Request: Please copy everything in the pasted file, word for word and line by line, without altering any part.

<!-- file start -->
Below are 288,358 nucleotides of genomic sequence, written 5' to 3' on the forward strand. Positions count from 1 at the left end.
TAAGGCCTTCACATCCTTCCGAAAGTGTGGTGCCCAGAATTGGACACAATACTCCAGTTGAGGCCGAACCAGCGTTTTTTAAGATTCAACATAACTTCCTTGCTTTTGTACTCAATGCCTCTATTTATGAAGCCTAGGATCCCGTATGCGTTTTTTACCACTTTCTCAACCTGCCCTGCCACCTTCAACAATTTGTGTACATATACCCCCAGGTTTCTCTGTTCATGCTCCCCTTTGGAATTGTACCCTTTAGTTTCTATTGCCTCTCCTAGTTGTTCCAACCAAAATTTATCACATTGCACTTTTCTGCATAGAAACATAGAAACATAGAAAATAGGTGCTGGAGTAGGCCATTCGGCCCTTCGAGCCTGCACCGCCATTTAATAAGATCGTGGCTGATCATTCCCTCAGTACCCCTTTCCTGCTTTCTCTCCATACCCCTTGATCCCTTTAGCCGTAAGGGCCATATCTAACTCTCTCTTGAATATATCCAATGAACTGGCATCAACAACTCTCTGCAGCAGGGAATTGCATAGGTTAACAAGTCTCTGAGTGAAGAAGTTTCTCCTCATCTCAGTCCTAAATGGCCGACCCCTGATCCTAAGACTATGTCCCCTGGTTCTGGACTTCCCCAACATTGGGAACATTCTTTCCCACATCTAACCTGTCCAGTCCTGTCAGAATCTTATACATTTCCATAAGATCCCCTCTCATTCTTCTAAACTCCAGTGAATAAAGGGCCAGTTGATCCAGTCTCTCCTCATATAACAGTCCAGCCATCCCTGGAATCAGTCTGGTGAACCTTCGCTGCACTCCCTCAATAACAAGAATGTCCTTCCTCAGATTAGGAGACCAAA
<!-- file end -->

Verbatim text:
Below are 288,358 nucleotides of genomic sequence, written 5' to 3' on the forward strand. Positions count from 1 at the left end.
TAAGGCCTTCACATCCTTCCGAAAGTGTGGTGCCCAGAATTGGACACAATACTCCAGTTGAGGCCGAACCAGCGTTTTTTAAGATTCAACATAACTTCCTTGCTTTTGTACTCAATGCCTCTATTTATGAAGCCTAGGATCCCGTATGCGTTTTTTACCACTTTCTCAACCTGCCCTGCCACCTTCAACAATTTGTGTACATATACCCCCAGGTTTCTCTGTTCATGCTCCCCTTTGGAATTGTACCCTTTAGTTTCTATTGCCTCTCCTAGTTGTTCCAACCAAAATTTATCACATTGCACTTTTCTGCATAGAAACATAGAAACATAGAAAATAGGTGCTGGAGTAGGCCATTCGGCCCTTCGAGCCTGCACCGCCATTTAATAAGATCGTGGCTGATCATTCCCTCAGTACCCCTTTCCTGCTTTCTCTCCATACCCCTTGATCCCTTTAGCCGTAAGGGCCATATCTAACTCTCTCTTGAATATATCCAATGAACTGGCATCAACAACTCTCTGCAGCAGGGAATTGCATAGGTTAACAAGTCTCTGAGTGAAGAAGTTTCTCCTCATCTCAGTCCTAAATGGCCGACCCCTGATCCTAAGACTATGTCCCCTGGTTCTGGACTTCCCCAACATTGGGAACATTCTTTCCCACATCTAACCTGTCCAGTCCTGTCAGAATCTTATACATTTCCATAAGATCCCCTCTCATTCTTCTAAACTCCAGTGAATAAAGGGCCAGTTGATCCAGTCTCTCCTCATATAACAGTCCAGCCATCCCTGGAATCAGTCTGGTGAACCTTCGCTGCACTCCCTCAATAACAAGAATGTCCTTCCTCAGATTAGGAGACCAAA